Bone - Increased Bone
Increased bone is defined as excessive growth of normal bone. The lesion is characterized by increased amounts of mature cortical (compact) and cancellous (trabecular, spongy) bone formation, resulting in generalized thickening of the cortices and trabeculae with diminution of marrow spaces ( Figure 1 and Figure 2 ). Increased bone results from either decreased resorption of bone by osteoclasts or increased bone formation by osteoblasts. The current terminology used to describe the nonneoplastic proliferation of bone is often confusing and inconsistent, with the same lesion being described as hyperostosis, bony hyperplasia, osteopetrosis, osterosclerosis, reactive bone, bony proliferation, and exostoses. The use of the term "increased bone" is recommended to prevent redundancy in the nomenclature and confusion in interpretation of study findings.
While rarely observed as a treatment-related effect, an increased amount of bone is an occasional background lesion seen in aged F344 rats, with females more commonly affected than males. This lesion more commonly affects the cranium than the long bones and results in diminished or nonexistent marrow cavities and markedly thickened and dense cranial and nasal turbinate bones. In rats, estrogen toxicity results in decreased bone resorption from metaphyseal trabeculae, leading to densely thickened medullary bone and overall shortened length of the bone. Increased bone in the nasal cavity turbinates has been reported to occur in long-term studies involving chronic inflammation of the nasal cavity ( Figure 3 and Figure 4 ).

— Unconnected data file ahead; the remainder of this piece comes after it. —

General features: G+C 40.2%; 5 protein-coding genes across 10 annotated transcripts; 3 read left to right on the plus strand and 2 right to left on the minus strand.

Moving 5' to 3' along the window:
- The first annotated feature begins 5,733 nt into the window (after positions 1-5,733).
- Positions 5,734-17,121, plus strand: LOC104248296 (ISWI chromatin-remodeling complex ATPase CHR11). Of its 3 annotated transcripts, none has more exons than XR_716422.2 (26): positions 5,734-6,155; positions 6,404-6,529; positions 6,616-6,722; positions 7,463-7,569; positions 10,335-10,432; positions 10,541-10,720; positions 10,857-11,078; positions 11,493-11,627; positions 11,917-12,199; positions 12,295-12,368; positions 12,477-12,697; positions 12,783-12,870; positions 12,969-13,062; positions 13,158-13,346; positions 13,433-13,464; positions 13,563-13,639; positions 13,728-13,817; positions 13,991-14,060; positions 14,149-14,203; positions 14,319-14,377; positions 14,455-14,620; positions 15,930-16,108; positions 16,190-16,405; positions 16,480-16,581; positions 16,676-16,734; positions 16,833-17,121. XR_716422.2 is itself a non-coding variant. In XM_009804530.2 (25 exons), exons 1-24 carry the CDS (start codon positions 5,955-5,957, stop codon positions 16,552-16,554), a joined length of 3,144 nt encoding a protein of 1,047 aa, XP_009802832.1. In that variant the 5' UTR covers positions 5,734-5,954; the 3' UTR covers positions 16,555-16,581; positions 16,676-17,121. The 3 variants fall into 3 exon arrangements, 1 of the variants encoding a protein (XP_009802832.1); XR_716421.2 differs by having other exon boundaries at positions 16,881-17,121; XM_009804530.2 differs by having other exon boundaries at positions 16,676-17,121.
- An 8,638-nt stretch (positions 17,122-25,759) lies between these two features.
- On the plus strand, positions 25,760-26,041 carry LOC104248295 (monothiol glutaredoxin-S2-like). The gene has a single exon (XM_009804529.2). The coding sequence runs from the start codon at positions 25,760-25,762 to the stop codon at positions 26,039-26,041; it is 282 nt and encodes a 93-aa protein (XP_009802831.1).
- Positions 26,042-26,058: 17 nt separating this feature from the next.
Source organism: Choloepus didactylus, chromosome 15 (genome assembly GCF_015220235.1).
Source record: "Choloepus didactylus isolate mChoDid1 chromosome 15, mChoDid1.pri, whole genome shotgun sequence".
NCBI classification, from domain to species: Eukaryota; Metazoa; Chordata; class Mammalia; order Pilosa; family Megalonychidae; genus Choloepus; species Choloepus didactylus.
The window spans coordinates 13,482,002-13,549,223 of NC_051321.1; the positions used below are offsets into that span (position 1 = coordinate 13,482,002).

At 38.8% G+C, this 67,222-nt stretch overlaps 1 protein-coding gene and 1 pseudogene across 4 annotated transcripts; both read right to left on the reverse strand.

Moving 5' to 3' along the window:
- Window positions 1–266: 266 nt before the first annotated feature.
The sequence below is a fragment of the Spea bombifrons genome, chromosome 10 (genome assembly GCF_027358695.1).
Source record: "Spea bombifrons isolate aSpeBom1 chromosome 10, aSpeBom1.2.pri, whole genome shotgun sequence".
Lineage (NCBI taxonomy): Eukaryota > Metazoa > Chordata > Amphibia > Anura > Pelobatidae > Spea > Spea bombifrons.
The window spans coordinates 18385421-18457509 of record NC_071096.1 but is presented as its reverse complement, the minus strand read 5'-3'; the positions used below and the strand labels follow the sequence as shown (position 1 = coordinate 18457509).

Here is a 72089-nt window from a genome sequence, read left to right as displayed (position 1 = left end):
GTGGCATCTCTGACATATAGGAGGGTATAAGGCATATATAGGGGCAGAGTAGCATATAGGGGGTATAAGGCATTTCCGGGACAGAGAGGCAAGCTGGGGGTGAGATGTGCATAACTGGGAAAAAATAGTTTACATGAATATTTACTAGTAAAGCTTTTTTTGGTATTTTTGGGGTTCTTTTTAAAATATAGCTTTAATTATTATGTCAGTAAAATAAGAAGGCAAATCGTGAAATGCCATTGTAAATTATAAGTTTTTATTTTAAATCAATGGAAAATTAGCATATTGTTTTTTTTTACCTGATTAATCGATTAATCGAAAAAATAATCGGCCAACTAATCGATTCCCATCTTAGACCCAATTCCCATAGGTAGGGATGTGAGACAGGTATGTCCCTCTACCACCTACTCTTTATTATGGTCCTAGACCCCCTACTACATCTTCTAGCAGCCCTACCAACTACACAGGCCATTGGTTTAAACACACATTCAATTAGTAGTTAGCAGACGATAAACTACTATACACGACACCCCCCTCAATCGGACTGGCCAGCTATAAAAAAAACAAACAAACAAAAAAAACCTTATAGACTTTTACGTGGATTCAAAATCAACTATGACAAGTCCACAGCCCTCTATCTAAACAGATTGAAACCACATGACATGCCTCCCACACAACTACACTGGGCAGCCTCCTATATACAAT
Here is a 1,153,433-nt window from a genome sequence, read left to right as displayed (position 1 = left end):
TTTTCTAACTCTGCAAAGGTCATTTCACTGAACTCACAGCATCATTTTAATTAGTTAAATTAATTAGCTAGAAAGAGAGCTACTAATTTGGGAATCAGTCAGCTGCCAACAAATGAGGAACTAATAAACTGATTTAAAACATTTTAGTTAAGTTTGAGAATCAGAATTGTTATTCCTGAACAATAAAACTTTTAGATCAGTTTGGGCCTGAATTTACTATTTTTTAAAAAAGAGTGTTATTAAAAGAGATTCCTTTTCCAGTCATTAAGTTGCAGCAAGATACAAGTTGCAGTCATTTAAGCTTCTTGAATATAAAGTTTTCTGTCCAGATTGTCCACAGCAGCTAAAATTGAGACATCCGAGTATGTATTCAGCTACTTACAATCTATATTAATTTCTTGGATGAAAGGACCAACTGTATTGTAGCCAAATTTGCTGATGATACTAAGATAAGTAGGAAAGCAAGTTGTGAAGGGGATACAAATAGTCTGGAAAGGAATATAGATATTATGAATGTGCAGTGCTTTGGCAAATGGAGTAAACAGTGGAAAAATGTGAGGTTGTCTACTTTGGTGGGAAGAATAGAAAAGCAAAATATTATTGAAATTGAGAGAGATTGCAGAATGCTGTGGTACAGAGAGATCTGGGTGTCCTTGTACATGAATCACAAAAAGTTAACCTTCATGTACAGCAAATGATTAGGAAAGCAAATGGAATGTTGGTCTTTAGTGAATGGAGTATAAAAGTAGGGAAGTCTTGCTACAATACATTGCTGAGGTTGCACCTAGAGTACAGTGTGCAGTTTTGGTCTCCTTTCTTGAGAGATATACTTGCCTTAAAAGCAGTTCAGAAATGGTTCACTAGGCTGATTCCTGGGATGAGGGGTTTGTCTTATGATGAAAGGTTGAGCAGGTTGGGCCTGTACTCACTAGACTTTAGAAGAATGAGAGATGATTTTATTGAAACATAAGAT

The term "fibrous osteodystrophy" is incorrectly used when there are small amounts of fibrous connective tissue deposited along trabeculae of hyperostotic bone. Fibrous osteodystrophy is associated with loss of mature bone and thus should not be diagnosed when there is increased deposition of bone. Rather, this fibrotic component is a normal constituent of an increase in bone in many cases.
While it is usually a background lesion, increased bone should be diagnosed and given a severity grade.
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Web page last updated on: March 13, 2015